- Disease Control and Prevention (CDC): $4.3 billion will go to CDC programs and response efforts.
- Veterans' Healthcare: $20 billion is allocated to healthcare programs and assistance for veterans.
- Telehealth: The bill includes funds to extend the reach of virtual doctors appointments.
$560 billion for individuals:
- Direct Cash Payments: American people and families will receive direct cash payments estimated to total $300 billion. Most people who earn less than $75,000 can expect a one-time cash payment of $1,200. Married couples would each receive a check and families would get $500 per child. That means a family of four earning less than $150,000 can expect $3,400.The checks start to phase down after that and disappear completely for people making more than $99,000 and couples making more than $198,000.
- Extra unemployment payments: Related expenses are predicted to total $260 billion but may change based on the number of people who ultimately file. The bill increases the benefits and widens the net for who is eligible to receive them. The bill adds $600/week in federal funds to whatever the state provides, which varies from state to state in amount and duration. Florida provides up to $250 per week, which means out of work individuals in Florida would receive $850/week.
- Help for Gig Workers: Gig workers will have access to a new, temporary pandemic Unemployment Assistance program that would pay the same $600/week through the end of this year that would be received by traditionally unemployed workers. Funds would be available to help people who lose work as a direct result of the public health emergency
- Student Loan Assistance: The bill provides for employers to provide up to $5,250 in tax-free student loan repayment benefits to workers, who would not have to include the money as income or pay taxes on it.
- Free Testing: The bill requires all private insurance plans to cover COVID-19 treatments and vaccine and makes all COVID-19 tests free.
$47 billion for education and related programs
- Workforce Response: The bill grants local workforce boards added flexibility to expend funds under the Workforce Innovation and Opportunity Act to meet administrative costs, including the provision of online resources. States will have added flexibility to deploy reserved workforce funding for statewide rapid response activities related to the COVID-19 emergency.
- Education Stabilization Fund: The bill provides $30.75 billion for relief efforts for higher education, K-12 education and states. It makes $3 billion in grants available to governors of states that apply. To cover the costs of closure or delivery of instruction, the bill makes $14.25 billion available to universities and colleges via a Higher Education Relief fund, and $13.5 billion available to K-12 schools via an Elementary and Secondary Emergency Relief Fund.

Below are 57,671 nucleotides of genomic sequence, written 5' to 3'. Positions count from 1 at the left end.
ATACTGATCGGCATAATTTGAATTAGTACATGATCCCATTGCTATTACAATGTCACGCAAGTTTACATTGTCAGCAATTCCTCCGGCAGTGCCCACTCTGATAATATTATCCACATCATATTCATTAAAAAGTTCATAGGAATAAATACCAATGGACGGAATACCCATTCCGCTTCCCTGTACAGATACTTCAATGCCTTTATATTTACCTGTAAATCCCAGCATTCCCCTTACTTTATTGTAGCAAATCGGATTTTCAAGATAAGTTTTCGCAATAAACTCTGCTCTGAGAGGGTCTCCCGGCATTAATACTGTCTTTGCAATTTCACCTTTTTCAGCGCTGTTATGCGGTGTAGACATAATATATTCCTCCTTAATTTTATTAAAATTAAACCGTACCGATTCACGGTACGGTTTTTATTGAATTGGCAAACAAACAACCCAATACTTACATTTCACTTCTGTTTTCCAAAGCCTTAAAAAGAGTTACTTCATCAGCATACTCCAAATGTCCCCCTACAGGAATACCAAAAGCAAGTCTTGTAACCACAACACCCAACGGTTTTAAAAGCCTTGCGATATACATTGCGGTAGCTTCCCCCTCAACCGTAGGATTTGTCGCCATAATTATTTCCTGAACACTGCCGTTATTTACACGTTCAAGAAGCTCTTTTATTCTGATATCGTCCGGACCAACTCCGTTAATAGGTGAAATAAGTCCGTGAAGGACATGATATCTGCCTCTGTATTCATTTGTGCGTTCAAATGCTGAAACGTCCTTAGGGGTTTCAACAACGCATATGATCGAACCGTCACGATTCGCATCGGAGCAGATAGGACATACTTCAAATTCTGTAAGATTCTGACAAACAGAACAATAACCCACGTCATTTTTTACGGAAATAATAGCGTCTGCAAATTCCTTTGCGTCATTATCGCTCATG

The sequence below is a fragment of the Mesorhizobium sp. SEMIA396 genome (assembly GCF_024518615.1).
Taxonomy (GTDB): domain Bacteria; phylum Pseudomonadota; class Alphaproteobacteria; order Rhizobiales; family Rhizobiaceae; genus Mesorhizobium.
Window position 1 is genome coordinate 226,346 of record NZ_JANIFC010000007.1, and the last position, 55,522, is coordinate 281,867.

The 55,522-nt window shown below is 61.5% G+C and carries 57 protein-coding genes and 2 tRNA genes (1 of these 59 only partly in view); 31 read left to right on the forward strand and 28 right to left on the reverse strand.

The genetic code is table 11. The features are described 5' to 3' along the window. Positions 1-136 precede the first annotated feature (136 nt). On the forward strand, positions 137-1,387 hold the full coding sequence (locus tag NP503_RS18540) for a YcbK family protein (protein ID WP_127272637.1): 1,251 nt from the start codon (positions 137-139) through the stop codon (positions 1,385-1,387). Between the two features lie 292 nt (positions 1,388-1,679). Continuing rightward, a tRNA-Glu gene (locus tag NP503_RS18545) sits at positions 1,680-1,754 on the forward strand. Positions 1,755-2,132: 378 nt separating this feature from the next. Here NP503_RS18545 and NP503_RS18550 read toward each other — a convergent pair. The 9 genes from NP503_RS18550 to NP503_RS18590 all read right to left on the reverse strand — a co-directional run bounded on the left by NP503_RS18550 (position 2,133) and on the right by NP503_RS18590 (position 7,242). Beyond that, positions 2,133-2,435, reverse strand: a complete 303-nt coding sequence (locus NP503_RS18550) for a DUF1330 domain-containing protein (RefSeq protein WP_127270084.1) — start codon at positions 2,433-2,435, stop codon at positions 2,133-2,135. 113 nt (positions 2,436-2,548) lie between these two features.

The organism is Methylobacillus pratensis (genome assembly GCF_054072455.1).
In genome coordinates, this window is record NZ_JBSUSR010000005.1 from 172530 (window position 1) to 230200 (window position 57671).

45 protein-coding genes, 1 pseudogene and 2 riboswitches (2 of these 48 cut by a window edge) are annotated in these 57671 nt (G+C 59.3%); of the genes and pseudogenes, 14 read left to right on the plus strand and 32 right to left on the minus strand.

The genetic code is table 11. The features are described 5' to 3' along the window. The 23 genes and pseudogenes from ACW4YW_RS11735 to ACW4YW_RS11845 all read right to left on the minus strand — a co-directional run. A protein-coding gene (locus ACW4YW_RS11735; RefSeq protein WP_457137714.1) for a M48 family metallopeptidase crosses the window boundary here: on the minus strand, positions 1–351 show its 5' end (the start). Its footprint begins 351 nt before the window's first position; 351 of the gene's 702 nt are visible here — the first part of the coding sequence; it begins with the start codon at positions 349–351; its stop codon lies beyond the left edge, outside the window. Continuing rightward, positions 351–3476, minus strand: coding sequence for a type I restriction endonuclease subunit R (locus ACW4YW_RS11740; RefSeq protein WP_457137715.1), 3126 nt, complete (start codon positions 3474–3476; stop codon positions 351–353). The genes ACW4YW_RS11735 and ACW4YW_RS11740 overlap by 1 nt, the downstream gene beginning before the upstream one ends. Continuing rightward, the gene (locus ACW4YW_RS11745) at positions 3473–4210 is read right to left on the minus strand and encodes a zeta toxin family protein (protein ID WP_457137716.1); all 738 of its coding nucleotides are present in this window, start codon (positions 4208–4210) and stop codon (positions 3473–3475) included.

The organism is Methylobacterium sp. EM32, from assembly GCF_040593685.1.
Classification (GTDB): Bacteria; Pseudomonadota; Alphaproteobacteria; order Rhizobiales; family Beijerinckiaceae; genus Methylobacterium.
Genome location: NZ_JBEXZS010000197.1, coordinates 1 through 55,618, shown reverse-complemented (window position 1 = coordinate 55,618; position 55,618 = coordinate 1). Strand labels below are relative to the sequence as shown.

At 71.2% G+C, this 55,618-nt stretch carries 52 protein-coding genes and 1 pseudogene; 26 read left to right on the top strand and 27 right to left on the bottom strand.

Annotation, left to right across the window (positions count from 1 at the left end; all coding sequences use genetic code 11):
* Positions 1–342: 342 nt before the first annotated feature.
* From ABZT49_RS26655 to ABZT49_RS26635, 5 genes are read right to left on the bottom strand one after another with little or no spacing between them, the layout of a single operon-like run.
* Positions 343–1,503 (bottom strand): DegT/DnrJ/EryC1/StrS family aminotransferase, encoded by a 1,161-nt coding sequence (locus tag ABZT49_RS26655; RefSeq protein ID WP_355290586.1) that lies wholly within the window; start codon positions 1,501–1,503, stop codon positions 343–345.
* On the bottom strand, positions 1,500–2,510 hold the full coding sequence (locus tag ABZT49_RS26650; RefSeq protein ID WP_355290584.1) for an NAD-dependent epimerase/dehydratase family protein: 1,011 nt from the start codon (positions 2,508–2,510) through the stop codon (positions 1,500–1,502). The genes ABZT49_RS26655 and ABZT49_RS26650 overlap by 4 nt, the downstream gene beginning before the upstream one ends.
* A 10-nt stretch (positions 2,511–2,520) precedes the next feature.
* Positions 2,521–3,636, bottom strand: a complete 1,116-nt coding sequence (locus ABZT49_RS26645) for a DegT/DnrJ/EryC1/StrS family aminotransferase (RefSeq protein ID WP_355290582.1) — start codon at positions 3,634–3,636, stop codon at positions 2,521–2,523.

- Safe Schools and Citizenship Education: The bill provides another $100 million in funding to help K-12 schools and universities clean and disinfect affected schools and assist in counseling, distance learning, and associated costs.
- Relief for Graduates: The bill defers all loan and interest payments through Sept. 30 with no penalty to the borrower for any federally owned student loan.
- Relief for Students: The bill allows schools to convert unused work-study funds into grants and continue paying work study wages while schools are suspended.
- Other aid for students: There is a long list of benefits for students, including those who are forced to drop out, such as forgiveness for loans they have already received and ensuring their dropping out doesn't count against them if they apply for additional student loans or grants in the future.
$26 billion for safety net programs
- Food banks: The bill provides $450 million in additional funds for food banks and other community food distribution programs.
- School Meals: The bill provides $8.8 billion for schools to provide additional meals for students.
- Food Stamps: $15.5 billion will go toward Supplemental Nutrition Assistance Program (SNAP) to cover the cost of new applications to the program resulting from COVID-19.
This package is unlikely to be the last federal stimulus in response to COVID-19. We will keep you updated on further federal relief efforts.
Your Chamber Team
Greater Gainesville Chamber of Commerce
300 E. University Ave., Ste. 100
Gainesville, FL 32601